Letter from the Editor
Technological advances have given us unparalleled control over our environment and have helped us conquer space. The world is a global village; we can physically travel to places unthinkable previously and digital communication enables instantaneous communication between the far reaches of the planet.
At the same time, the ever-quickening pace of change has made us increasingly uncertain over our future. Once upon a time people would imagine both the past and the future as being fundamental unchanged from their own reality; today we understand that next year might be dramatically different from this, and we can only begin to imagine what our world will look like in a decade or two. People not only change jobs more frequently than they used to, trends indicate that changing careers is becoming more normative. Learning information, or even particular skills, can no longer suffice, as we need to be prepared for continually changing environments.
Four skills identified as critical for the twenty-first century – Creativity, Critical Thinking, Communication and Collaboration – step in to address this sense of insecurity. These four skills can essentially be divided into two groups:
- The skills of creativity and critical thinking will equip students to deal with an ever-changing world. This stands in contrast with traditional methods of teaching information, which only prepared them to live in their present.
- The skills of communication and collaboration both focus on the increasing need for interaction with others. On the technical side, with the explosion of information it is impossible for any individual to know all that it necessary. Only crowd-sourced knowledge – the kind that drives Wikipedia and Waze – will possibly yield enough data. On a more profound level, however, the lack of stability in an era of peripatetic transition drives us to seek out what is stable, and that is other people. Everything around us is being constantly transformed, but the fundamental nature of people has stayed the same. Communication and collaboration with others become essential tools, not just for productivity, but for our very sense of selves as we seek comfort with fellow drifters in a world we cannot rely on.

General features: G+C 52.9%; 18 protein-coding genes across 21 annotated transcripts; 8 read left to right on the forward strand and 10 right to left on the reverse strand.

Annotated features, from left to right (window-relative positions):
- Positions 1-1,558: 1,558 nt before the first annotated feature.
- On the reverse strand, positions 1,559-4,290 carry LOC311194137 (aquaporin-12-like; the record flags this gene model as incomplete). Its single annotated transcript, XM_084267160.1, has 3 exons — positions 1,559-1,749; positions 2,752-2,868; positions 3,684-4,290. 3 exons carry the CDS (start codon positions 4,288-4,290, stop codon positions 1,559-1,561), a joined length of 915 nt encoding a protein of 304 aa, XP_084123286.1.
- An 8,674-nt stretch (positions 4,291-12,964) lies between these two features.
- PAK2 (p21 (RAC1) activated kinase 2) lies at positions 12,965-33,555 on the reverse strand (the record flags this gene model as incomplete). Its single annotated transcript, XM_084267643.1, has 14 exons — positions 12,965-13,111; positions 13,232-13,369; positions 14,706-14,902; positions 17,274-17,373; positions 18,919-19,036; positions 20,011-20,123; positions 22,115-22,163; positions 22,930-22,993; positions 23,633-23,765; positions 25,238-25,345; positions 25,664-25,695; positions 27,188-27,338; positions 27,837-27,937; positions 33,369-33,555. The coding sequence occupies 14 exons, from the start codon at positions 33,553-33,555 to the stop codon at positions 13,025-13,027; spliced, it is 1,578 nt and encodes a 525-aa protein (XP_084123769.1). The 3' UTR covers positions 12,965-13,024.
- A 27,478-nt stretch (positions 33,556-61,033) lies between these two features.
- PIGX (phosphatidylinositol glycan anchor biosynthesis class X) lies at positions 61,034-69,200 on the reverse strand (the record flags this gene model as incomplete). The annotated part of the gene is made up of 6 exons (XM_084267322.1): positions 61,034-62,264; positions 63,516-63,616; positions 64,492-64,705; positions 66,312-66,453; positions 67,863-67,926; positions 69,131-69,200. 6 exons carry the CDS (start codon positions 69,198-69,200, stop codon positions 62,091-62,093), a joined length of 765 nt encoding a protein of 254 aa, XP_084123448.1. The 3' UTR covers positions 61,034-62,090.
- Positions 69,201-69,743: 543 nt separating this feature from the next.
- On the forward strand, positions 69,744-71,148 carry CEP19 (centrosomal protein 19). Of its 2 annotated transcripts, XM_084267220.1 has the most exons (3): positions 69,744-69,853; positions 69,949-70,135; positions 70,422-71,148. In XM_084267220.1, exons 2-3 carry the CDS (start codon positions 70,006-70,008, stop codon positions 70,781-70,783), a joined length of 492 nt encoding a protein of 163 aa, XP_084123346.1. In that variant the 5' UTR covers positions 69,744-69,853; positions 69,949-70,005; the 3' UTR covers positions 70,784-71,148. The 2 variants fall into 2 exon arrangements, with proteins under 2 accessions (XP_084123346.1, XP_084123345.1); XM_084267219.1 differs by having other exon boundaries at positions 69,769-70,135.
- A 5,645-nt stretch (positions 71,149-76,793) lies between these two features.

This issue of the journal addresses challenges of twenty-first century learning. For many, when they hear of 21st century learning they immediately think of technology. That is understandable, but as Gary Hartstein writes in the opening article, the technology is nothing more than a tool – like a pencil or a whiteboard – and needs to be harnessed properly with educational thought to move education forward. In our Research section Chana German provides both theory and practical guidance for schools looking to include online courses, Ronit Ziv- Kreger translates 21st century learning into a Jewishly-grounded project-based learning, the AVI CHAI Foundation presents a broad view from a funder’s perspective, Jeffrey Schrager explores a conceptual approach to Tanakh based on cognitive theory, and Eliana Lipsky together with Jennifer Shah explore the implications of glocalization and critical literacy. Rounding out this section is a detailed plan for creating a Jewish blended learning program presented by Elchanan Weinbach.
The Applications section opens with Estee Fleischmann’s thoughts on the need for 21st century learning in Jewish studies. Esther Feldman and I present initial reflections on a Lookstein Center program to train teachers in Flipped Learning, Jamie Mason Cohen shares his award winning format for using online resources and tools to bring archaic texts to life, and Naomi Stillman presents all-new tools included the NETA’s Hebrew language program. Rounding out this section we have reflections of veteran educator Shaindy Zudick’s first-time venture into the world of online teaching, Reuven Margarett’s description of his school’s venture into the world of gaming to teach Jewish history, and Karin Schreier Hallet’s perspective from the changing role of a school librarian. There are also two online exclusives – Moshe Shulman describes how online learning enabled him to offer courses for both boys and girls in a gender-separated school, and Claudia Marbach shares how she integrated technology into her Mishnah class.
In the Features section we have an interview with Susan Yammer, who helped develop and taught a number of online courses for JOLTT, the forerunner of The Lookstein Virtual Jewish Academy. Levi Cooper’s column exposes a relatively obscure rabbi from Djerba who was decades ahead of his time in his thinking about developing tools for Rabbinic decisors, and Jon Mitzmacher shares his thoughts in the Perspective page.
As with all the issues of the journal, we see this issue not as the final word on 21st century learning but as an opening for further discussion and exploration.
Rabbi Zvi Grumet, Ed.D.